Women make up between 32 to 45 percent of economically active people in agriculture in the three countries, which are classified by the U.N. Development Programme’s Gender Inequality Index in the “low human development” category.

Although women play a crucial role in farming and food production, they often face greater constraints in agricultural production than men, Badstue added.

Additionally, rural women are less likely than men to own land or livestock, adopt new technologies, access credit, financial services, or receive education or extension advice, according to the FAO.

Globally, if women had the same access to agricultural production resources as men, they could increase crop yields by up to 30 percent, which would raise total agricultural output in developing countries by as much as 4 percent, reducing the number of hungry people by up to 150 million or 17 percent, FAO statistics show.

“Addressing gender disparities between women and men farmers in the developing world offers significant development potential,” Badstue said.

“Improvements in gender equality often lead to enhanced economic efficiency and such other beneficial development outcomes as improved access to food, nutrition, and education in families.”


Paula was brilliant,” Badstue said. “She had a clear edge. She was someone who insisted on excellence methodologically and analytically. She was very well equipped to research issues in this context because of her extensive experience in Afghanistan, as well as her considerate and respectful manner.”

Kantor’s involvement in “Gennovate,” a collaborative, comparative research initiative by gender researchers from a series of international agricultural research centers, was also critical, Badstue said.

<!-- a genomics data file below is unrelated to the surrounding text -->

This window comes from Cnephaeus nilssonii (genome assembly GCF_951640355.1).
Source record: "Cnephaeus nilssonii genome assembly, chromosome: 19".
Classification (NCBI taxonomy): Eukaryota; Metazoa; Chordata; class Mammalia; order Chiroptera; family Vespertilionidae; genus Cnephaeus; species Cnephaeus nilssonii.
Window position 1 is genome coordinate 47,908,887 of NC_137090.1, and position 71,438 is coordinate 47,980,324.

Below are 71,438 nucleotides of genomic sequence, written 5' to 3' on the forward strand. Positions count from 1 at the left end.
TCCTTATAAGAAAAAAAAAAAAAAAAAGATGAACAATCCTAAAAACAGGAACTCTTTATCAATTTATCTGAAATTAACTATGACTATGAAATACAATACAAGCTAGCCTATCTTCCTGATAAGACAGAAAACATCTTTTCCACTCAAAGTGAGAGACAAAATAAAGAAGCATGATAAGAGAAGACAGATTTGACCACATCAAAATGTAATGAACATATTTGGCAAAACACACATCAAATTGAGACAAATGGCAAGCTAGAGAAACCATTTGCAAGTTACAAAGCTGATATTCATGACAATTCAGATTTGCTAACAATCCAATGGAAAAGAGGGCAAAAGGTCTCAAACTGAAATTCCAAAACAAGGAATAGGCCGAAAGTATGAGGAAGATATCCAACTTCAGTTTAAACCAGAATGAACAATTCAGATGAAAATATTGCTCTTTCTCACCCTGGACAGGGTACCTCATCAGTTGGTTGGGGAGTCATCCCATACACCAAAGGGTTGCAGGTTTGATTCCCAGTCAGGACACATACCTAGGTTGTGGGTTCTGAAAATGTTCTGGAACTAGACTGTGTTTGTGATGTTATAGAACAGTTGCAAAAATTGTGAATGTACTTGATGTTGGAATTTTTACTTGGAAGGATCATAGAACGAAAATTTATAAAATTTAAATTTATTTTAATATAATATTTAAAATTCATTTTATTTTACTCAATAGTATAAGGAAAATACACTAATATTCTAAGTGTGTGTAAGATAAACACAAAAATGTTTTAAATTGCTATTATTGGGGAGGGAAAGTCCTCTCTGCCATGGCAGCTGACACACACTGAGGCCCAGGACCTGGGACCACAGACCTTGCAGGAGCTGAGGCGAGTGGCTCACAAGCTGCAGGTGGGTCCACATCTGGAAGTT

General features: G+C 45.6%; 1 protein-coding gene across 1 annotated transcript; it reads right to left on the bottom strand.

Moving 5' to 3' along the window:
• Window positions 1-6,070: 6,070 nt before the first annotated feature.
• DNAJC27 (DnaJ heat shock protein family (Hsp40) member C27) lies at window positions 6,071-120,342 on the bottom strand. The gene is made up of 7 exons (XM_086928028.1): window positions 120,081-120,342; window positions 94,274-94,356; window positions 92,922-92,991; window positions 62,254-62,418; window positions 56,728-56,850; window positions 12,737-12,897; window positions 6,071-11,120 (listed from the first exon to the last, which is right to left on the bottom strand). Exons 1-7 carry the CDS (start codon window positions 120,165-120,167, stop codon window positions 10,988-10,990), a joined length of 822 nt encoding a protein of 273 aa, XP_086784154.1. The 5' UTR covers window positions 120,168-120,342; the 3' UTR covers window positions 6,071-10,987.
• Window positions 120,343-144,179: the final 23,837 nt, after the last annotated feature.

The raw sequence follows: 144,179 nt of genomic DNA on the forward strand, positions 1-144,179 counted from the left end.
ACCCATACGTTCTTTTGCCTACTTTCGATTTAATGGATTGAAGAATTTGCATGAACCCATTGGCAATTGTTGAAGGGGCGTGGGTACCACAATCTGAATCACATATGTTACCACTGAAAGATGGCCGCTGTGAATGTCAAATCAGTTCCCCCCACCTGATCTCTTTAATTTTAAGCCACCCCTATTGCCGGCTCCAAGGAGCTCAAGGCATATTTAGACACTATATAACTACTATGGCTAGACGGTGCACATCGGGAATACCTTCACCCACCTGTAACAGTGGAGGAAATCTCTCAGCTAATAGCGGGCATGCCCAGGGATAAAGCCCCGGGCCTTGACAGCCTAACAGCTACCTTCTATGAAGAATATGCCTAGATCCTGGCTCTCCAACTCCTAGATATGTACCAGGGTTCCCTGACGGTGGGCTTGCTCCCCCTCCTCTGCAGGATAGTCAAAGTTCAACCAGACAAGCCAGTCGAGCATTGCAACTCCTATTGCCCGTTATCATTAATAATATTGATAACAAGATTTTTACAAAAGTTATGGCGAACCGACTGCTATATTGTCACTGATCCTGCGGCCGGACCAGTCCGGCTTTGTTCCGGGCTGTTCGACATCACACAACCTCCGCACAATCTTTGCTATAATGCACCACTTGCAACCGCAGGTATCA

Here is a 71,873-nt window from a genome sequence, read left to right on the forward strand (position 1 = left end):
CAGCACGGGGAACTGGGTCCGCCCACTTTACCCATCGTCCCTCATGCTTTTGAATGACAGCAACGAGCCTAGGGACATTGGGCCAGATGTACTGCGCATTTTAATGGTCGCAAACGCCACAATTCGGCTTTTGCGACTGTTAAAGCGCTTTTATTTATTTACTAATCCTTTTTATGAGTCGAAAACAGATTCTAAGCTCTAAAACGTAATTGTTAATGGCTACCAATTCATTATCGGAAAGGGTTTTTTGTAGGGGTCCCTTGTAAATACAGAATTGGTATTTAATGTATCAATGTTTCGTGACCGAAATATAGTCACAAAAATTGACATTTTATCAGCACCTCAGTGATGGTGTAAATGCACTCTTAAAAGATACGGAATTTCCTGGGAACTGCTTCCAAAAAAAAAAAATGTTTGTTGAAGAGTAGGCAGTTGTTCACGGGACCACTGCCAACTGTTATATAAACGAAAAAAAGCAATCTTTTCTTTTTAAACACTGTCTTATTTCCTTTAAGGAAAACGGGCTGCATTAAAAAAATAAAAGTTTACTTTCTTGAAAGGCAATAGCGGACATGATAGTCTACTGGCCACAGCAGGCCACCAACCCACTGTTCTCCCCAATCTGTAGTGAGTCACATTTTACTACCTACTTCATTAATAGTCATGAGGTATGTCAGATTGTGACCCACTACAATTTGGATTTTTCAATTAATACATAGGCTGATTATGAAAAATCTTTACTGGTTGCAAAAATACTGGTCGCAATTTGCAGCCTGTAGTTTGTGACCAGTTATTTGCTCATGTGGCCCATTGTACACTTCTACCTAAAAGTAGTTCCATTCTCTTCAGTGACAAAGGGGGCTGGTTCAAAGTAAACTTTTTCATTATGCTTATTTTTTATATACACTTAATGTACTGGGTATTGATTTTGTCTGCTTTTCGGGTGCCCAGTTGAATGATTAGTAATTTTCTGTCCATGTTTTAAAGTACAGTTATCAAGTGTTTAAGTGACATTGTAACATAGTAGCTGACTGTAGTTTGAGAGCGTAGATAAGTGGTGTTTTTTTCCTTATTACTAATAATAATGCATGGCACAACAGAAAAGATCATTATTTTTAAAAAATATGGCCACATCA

The group focuses on understanding gender norms and how they influence the ability of people to access, try out, adopt or adapt new agricultural technology. Kantor provided key analytical and theoretical guidance, inspiring the group to take action and ensure that Gennovate took hold.

Kantor’s work went beyond a focus on solving practical problems to explore underlying power differences within the family or at a local level.

“Agricultural technology that makes day-to-day work in the field easier is crucial, but if it doesn’t change your overall position, if it doesn’t give you a voice, then it changes an aspect of your life without addressing underlying power dynamics,” Badstue said.

“Paula was trying to facilitate lasting change – she wasn’t banging a particular agenda, trying to force people into a particular mind-set. She was really interested in finding the space for manoeuver and the agency of every individual to decide what direction to take in their own life. She was a humanist and highly respected throughout the gender-research community.”

Before joining CIMMYT, Kantor served as a senior gender scientist with the CGIAR’s WorldFish organization for three years from 2012. She also worked at the International Center for Research on Women (ICRW) in Washington, D.C., developing intervention research programs in the area of gender and rural livelihoods, including a focus on gender and agricultural value chains.

A funeral mass will be held for Paula Kantor at 11 a.m. on June 11, 2015 at St Leo the Great Catholic Church in Winston Salem, North Carolina. 

CIMMYT will hold a memorial service for Paula Kantor on Friday, June 12, 2015 at 12:30 p.m. at its El Batan headquarters near Mexico City.